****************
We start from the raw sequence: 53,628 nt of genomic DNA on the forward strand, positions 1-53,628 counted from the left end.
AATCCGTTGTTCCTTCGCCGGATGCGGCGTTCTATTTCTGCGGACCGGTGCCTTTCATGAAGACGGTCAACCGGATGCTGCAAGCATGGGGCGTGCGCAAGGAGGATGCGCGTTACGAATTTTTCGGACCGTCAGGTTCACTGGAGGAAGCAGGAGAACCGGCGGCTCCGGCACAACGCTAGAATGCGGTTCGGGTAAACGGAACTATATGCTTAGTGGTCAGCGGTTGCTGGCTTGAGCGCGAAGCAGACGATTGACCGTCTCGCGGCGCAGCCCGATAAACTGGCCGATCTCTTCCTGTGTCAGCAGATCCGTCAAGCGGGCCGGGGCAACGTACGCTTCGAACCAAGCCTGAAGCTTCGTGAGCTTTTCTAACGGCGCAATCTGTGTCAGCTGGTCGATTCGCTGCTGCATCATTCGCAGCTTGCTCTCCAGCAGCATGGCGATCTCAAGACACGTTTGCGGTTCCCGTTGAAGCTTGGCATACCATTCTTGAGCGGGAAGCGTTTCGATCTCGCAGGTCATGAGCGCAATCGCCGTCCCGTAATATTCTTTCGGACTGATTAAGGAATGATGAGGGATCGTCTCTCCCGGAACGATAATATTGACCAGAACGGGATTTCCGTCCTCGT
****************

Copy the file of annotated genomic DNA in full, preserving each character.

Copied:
We start from the raw sequence: 53,628 nt of genomic DNA on the forward strand, positions 1-53,628 counted from the left end.
AATCCGTTGTTCCTTCGCCGGATGCGGCGTTCTATTTCTGCGGACCGGTGCCTTTCATGAAGACGGTCAACCGGATGCTGCAAGCATGGGGCGTGCGCAAGGAGGATGCGCGTTACGAATTTTTCGGACCGTCAGGTTCACTGGAGGAAGCAGGAGAACCGGCGGCTCCGGCACAACGCTAGAATGCGGTTCGGGTAAACGGAACTATATGCTTAGTGGTCAGCGGTTGCTGGCTTGAGCGCGAAGCAGACGATTGACCGTCTCGCGGCGCAGCCCGATAAACTGGCCGATCTCTTCCTGTGTCAGCAGATCCGTCAAGCGGGCCGGGGCAACGTACGCTTCGAACCAAGCCTGAAGCTTCGTGAGCTTTTCTAACGGCGCAATCTGTGTCAGCTGGTCGATTCGCTGCTGCATCATTCGCAGCTTGCTCTCCAGCAGCATGGCGATCTCAAGACACGTTTGCGGTTCCCGTTGAAGCTTGGCATACCATTCTTGAGCGGGAAGCGTTTCGATCTCGCAGGTCATGAGCGCAATCGCCGTCCCGTAATATTCTTTCGGACTGATTAAGGAATGATGAGGGATCGTCTCTCCCGGAACGATAATATTGACCAGAACGGGATTTCCGTCCTCGT